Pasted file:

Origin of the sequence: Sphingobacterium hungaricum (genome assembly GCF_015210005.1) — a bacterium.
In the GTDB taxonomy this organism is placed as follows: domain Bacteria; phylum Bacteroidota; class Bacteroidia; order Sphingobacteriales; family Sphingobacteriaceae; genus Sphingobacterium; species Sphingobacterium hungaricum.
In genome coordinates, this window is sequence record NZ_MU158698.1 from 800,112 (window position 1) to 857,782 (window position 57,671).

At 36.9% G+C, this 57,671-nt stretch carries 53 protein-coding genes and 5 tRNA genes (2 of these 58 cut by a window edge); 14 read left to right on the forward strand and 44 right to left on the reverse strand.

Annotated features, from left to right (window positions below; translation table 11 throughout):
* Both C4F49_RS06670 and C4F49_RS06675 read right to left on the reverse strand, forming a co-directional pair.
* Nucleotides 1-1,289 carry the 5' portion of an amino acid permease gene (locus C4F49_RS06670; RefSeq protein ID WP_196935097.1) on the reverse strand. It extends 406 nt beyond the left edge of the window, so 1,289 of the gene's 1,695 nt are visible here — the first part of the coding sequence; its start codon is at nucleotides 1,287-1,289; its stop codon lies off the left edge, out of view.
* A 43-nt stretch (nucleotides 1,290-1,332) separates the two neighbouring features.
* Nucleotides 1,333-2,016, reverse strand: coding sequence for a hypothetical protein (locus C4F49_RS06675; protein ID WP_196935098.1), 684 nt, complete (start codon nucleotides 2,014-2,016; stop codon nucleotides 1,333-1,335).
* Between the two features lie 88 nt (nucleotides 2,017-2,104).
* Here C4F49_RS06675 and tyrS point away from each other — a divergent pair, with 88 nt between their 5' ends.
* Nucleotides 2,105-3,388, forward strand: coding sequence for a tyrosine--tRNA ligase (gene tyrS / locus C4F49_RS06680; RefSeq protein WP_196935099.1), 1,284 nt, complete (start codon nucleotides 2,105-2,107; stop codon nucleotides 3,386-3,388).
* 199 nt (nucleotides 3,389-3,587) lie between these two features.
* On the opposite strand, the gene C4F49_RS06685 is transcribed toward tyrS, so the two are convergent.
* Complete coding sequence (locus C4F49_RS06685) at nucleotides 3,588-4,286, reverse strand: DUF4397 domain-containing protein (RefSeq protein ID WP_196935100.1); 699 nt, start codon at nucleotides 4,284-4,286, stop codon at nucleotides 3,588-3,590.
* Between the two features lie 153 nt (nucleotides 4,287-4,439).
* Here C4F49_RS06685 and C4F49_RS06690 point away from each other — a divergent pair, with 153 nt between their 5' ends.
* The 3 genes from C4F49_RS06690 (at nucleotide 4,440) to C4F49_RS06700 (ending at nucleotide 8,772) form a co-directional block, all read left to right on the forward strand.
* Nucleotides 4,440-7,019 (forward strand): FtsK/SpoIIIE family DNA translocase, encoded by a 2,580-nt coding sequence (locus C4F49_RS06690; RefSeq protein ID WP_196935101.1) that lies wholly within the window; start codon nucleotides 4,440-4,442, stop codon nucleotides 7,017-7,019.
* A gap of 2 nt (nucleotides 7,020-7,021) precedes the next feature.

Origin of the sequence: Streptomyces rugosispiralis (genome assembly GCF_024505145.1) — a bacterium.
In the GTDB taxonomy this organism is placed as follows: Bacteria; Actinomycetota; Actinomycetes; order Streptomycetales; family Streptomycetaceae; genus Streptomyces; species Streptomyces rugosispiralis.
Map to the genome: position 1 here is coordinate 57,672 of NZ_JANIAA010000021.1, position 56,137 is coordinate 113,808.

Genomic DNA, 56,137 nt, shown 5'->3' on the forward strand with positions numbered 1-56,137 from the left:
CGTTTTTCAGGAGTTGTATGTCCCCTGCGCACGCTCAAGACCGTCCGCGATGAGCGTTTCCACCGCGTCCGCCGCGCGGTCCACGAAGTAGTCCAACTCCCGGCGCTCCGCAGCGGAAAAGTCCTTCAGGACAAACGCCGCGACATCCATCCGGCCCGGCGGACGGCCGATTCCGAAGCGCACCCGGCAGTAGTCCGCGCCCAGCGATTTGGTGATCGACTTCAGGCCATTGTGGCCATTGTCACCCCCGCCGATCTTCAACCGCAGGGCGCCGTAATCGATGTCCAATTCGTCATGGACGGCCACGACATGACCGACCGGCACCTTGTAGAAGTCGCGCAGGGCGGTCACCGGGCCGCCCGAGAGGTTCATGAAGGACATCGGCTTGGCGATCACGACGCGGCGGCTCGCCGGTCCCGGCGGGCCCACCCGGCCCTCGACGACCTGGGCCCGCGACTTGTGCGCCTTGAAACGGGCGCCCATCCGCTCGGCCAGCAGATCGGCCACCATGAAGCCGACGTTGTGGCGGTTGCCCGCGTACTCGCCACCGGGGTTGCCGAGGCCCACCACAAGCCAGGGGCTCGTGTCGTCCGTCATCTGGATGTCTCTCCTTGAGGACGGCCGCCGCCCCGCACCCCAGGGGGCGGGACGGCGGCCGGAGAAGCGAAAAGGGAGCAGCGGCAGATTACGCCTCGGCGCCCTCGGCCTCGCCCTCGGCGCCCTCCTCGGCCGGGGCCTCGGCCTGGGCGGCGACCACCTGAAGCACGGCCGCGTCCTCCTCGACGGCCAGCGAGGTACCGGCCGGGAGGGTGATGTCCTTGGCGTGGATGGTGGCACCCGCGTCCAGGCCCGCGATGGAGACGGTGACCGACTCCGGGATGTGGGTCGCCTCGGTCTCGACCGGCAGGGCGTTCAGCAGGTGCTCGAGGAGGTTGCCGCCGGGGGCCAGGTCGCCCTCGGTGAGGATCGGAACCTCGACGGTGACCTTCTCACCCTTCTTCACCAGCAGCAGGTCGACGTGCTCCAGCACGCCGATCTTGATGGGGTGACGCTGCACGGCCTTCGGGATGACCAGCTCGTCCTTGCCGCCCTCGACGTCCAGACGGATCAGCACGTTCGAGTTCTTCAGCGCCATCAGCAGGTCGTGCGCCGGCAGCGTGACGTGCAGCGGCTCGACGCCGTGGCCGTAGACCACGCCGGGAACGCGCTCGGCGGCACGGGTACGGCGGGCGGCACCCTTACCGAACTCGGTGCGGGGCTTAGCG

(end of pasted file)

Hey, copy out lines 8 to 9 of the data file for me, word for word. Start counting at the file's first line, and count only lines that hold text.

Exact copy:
* A 43-nt stretch (nucleotides 1,290-1,332) separates the two neighbouring features.
* Nucleotides 1,333-2,016, reverse strand: coding sequence for a hypothetical protein (locus C4F49_RS06675; protein ID WP_196935098.1), 684 nt, complete (start codon nucleotides 2,014-2,016; stop codon nucleotides 1,333-1,335).